The search will be extended beyond MEDLINE and CINAHL (EBSCO) to the other databases identified for inclusion in this review namely APA PsycINFO (EBSCO platform), Embase (Elsevier) and Web of Science (Core Collection) and ASSIA (Applied Social Science Index) (Proquest), to search for studies that meet the review’s inclusion criteria. These databases are selected for their combined ability to generate a wide range of evidence, specific to the research topic, across a range of interdisciplinary fields. There will be no date limits used in the initial screening criteria; instead, databases will be searched from inception to present and date limit criteria applied at full-text review (2011–present). The search will be limited to human participants over 18 years of age. Google translate will be used to translate non-English sources.

Grey literature and unpublished studies will be included: sources include ProQuest Dissertations and Thesis Global, Google Scholar and, WHO International, Clinical Trials Registry Platform and OpenGrey. There will also be a comprehensive online search of key websites to include relevant policies, guidelines and research related to this inquiry including the American Thoracic Society, British Thoracic Society, Irish Thoracic Society, Irish Lung Fibrosis Association and European Respiratory Society, the Health Service Executive, Ireland and the Irish Hospice Association. Online searches will use search engines on the internet (eg, Google) to obtain information sources. There will also be a manual search of the reference lists of included studies, to identify studies that may have been missed within the initial search. Annual conference abstracts from relevant international conferences will also be reviewed.

Source of evidence selection

All identified records will be collated and uploaded onto EndNote X9.3.3 (Clarivate Analytics, Pennsylvania, USA) and duplicates removed. All identified citations will be transferred into Covidence software (Veritas Health Innovation, Melbourne, Australia) where any remaining duplicates will be removed.

Once the records have been transferred to Covidence software, the titles and abstracts will be screened by two independent reviewers for assessment against the inclusion criteria. The criteria will be pilot-tested on a sample of search results to ensure ‘substantial’ inter-rater reliability (ie, Kappa statistic >0.61) among screeners.50 Potentially relevant studies which meet the inclusion criteria will be retrieved in full text and uploaded to Covidence. Additional exclusion criteria may be applied to the full-text review, due to the iterative nature of scoping reviews.45

The full text of these selected citations will be assessed in detail against the inclusion criteria by two independent reviewers (PCC inclusion criteria). Resources that do not meet the inclusion criteria will be recorded and reported in the scoping review and the reason for their exclusion provided. If disagreements arise about the inclusion or exclusion of a paper, then the reviewers will discuss in detail so that the issue can be resolved. A third reviewer will arbitrate in such instances.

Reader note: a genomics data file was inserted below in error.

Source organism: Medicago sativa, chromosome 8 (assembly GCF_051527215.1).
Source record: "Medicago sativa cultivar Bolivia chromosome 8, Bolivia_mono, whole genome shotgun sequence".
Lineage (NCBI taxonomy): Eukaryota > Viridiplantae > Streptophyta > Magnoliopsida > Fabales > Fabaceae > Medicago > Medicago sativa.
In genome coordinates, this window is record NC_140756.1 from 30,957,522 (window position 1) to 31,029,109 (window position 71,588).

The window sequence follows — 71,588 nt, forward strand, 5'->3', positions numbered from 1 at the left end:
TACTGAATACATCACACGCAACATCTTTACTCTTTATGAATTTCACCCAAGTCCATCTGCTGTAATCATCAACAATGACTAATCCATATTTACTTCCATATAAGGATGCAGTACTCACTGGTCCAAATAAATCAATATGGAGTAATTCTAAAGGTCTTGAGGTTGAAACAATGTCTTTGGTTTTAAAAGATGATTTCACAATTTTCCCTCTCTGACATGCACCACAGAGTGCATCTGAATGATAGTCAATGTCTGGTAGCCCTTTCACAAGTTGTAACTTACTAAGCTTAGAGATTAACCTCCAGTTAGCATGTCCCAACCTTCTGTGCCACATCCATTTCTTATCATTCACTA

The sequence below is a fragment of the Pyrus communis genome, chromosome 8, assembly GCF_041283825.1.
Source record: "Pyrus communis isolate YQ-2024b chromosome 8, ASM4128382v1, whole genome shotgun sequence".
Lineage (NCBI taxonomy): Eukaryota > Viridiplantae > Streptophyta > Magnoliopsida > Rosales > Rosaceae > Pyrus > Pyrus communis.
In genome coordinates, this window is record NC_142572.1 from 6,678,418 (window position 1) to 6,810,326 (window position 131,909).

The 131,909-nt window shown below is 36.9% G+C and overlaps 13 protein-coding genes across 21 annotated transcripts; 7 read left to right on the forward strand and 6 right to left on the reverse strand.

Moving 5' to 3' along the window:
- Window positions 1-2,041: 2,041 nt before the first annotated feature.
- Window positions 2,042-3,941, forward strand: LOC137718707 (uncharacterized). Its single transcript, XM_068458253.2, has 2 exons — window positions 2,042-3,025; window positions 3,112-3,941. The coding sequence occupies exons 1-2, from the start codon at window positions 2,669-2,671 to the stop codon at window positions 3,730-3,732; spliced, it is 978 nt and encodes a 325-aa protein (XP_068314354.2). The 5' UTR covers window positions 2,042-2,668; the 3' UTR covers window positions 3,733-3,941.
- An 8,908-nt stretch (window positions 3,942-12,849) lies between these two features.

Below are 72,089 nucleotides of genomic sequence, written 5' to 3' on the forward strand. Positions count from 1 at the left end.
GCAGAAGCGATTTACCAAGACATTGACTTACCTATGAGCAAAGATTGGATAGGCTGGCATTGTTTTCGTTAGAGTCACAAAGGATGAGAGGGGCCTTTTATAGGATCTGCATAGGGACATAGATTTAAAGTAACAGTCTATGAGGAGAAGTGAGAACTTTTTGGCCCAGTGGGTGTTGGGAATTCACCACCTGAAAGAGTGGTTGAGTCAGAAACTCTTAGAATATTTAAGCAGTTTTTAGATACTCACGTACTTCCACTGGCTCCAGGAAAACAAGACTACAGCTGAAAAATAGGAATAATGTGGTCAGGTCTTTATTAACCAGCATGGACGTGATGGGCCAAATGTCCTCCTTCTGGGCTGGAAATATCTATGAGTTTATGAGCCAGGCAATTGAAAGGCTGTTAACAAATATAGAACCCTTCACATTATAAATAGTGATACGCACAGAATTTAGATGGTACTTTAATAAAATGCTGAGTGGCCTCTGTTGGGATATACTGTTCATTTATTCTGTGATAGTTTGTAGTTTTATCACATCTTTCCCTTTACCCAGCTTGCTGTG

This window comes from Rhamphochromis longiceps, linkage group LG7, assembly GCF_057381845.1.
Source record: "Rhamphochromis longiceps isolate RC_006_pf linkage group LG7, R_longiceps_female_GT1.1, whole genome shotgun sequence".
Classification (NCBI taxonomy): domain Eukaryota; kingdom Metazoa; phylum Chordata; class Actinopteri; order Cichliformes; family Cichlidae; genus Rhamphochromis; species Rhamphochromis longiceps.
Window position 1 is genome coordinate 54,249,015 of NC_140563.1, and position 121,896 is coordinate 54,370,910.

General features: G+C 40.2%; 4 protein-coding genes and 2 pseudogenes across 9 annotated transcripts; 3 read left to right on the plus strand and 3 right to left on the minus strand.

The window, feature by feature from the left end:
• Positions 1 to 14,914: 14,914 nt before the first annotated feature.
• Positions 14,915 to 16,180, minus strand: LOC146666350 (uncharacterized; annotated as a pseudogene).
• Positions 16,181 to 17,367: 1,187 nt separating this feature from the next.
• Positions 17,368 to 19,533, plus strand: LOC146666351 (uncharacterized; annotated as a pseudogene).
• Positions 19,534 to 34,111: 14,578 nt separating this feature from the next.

Data extraction

Data will be extracted from articles and other evidence sources included in the scoping review by two independent reviewers, using a data extraction tool developed by the study’s research team in adherence with the review objectives (see online supplemental file 1, appendix 3). The design of the instrument for data extraction follows the guidelines from the JBI. A number of specific domains will be included in the data capture tool, including but not limited to study characteristics such as author, year of publication, geographic location, context (where the study was conducted), status of the publication (eg, published or grey literature), journal, aims/purpose, sample characteristics (study population, sample size (if applicable)) and key findings that relate to the scoping review question (specific needs categories) study aims, methodology/methods (study design and measures and analysis approach), the study findings (eg, quotes, themes, concepts and study results) and limitations.

The draft data extraction tool will be modified and revised as necessary during a pilot-testing phase prior to reviewing all articles independently. Data extraction will be done electronically. Modifications will be detailed in the full scoping review report. Any disagreements that arise between the reviewers will be resolved through discussion or with a third reviewer. Authors of papers will be contacted to request missing or additional data, where necessary.

Analysis of the evidence and data presentation

Data analysis will involve descriptive quantitative (ie, frequency analysis) and qualitative (ie, thematic) analysis. An overview of the literature will be undertaken through a descriptive numerical summary (eg, characteristics of included studies, types of study design, characteristics of the study population and geographical location, study aims, methodology and limitations) and through emerging themes (deductive thematic analysis). The extracted data will be presented in tabular and graphic form in a manner that aligns with the study’s objectives. A narrative summary will accompany the tabulated results, describing how the study’s findings relate to the review’s objectives and research question (see online supplemental file 1, appendix 4).

Patient and public involvement